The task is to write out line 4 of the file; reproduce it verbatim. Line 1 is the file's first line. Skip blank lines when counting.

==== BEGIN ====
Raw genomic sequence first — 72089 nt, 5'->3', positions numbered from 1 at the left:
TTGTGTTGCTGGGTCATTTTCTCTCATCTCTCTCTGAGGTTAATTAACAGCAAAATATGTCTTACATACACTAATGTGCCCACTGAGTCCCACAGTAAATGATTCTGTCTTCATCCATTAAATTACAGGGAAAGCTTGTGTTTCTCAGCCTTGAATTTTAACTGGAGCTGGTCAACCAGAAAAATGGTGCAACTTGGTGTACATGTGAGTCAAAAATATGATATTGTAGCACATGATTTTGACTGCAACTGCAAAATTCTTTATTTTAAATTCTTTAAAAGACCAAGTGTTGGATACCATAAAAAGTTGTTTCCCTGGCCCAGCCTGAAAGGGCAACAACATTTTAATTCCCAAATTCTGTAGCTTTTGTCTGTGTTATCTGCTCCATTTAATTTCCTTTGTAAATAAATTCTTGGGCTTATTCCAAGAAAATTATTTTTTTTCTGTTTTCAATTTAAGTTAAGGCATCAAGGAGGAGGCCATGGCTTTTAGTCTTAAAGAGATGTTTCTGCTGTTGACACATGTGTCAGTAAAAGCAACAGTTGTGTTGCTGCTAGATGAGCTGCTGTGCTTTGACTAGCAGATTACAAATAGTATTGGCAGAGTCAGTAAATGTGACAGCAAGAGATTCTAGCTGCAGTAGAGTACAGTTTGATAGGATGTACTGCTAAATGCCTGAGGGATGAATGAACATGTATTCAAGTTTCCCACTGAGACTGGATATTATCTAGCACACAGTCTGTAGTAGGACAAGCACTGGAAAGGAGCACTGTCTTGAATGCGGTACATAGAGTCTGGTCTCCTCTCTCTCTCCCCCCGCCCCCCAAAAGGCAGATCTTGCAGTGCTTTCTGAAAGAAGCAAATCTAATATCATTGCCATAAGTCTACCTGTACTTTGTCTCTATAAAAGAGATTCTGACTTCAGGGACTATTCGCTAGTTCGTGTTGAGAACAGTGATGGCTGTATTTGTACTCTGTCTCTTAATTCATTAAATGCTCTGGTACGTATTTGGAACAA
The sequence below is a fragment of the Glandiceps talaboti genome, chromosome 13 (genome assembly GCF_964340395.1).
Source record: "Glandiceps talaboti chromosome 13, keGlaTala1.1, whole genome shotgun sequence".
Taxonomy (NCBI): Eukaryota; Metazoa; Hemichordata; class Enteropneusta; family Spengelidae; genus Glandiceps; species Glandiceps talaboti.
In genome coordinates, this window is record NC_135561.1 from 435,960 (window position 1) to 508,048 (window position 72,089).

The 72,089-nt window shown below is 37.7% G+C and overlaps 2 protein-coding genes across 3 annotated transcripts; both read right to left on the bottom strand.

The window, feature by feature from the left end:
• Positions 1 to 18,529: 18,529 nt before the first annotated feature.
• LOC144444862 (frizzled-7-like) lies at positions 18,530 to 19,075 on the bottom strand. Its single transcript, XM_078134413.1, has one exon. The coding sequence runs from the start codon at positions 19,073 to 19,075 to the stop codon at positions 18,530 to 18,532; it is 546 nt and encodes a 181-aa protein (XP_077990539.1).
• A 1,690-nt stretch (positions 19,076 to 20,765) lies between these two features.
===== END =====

Source record: "Glandiceps talaboti chromosome 13, keGlaTala1.1, whole genome shotgun sequence".